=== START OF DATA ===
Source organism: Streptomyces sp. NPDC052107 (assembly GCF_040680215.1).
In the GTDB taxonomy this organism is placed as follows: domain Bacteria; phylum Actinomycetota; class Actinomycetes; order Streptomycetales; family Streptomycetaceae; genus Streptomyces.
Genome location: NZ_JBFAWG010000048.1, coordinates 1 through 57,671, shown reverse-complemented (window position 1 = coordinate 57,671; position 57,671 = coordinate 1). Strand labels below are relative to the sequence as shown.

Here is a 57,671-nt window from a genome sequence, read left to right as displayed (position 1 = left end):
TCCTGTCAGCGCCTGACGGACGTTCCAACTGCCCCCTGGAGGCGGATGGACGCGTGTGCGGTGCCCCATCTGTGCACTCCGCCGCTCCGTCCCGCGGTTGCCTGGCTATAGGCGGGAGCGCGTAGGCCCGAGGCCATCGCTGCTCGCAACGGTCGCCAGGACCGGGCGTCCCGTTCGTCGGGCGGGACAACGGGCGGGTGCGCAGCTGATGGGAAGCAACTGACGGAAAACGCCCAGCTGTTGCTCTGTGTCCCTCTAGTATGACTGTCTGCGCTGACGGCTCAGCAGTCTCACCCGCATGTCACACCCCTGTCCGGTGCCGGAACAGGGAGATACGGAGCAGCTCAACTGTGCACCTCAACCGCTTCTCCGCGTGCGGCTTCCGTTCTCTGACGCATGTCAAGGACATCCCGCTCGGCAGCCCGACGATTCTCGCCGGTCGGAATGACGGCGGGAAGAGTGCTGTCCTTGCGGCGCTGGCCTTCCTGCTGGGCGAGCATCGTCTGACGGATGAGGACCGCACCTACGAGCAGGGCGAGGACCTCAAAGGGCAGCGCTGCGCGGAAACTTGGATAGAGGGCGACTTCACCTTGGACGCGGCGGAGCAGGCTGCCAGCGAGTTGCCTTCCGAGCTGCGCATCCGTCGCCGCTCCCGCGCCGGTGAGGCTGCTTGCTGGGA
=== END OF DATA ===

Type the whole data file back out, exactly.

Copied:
Source organism: Streptomyces sp. NPDC052107 (assembly GCF_040680215.1).
In the GTDB taxonomy this organism is placed as follows: domain Bacteria; phylum Actinomycetota; class Actinomycetes; order Streptomycetales; family Streptomycetaceae; genus Streptomyces.
Genome location: NZ_JBFAWG010000048.1, coordinates 1 through 57,671, shown reverse-complemented (window position 1 = coordinate 57,671; position 57,671 = coordinate 1). Strand labels below are relative to the sequence as shown.

Here is a 57,671-nt window from a genome sequence, read left to right as displayed (position 1 = left end):
TCCTGTCAGCGCCTGACGGACGTTCCAACTGCCCCCTGGAGGCGGATGGACGCGTGTGCGGTGCCCCATCTGTGCACTCCGCCGCTCCGTCCCGCGGTTGCCTGGCTATAGGCGGGAGCGCGTAGGCCCGAGGCCATCGCTGCTCGCAACGGTCGCCAGGACCGGGCGTCCCGTTCGTCGGGCGGGACAACGGGCGGGTGCGCAGCTGATGGGAAGCAACTGACGGAAAACGCCCAGCTGTTGCTCTGTGTCCCTCTAGTATGACTGTCTGCGCTGACGGCTCAGCAGTCTCACCCGCATGTCACACCCCTGTCCGGTGCCGGAACAGGGAGATACGGAGCAGCTCAACTGTGCACCTCAACCGCTTCTCCGCGTGCGGCTTCCGTTCTCTGACGCATGTCAAGGACATCCCGCTCGGCAGCCCGACGATTCTCGCCGGTCGGAATGACGGCGGGAAGAGTGCTGTCCTTGCGGCGCTGGCCTTCCTGCTGGGCGAGCATCGTCTGACGGATGAGGACCGCACCTACGAGCAGGGCGAGGACCTCAAAGGGCAGCGCTGCGCGGAAACTTGGATAGAGGGCGACTTCACCTTGGACGCGGCGGAGCAGGCTGCCAGCGAGTTGCCTTCCGAGCTGCGCATCCGTCGCCGCTCCCGCGCCGGTGAGGCTGCTTGCTGGGA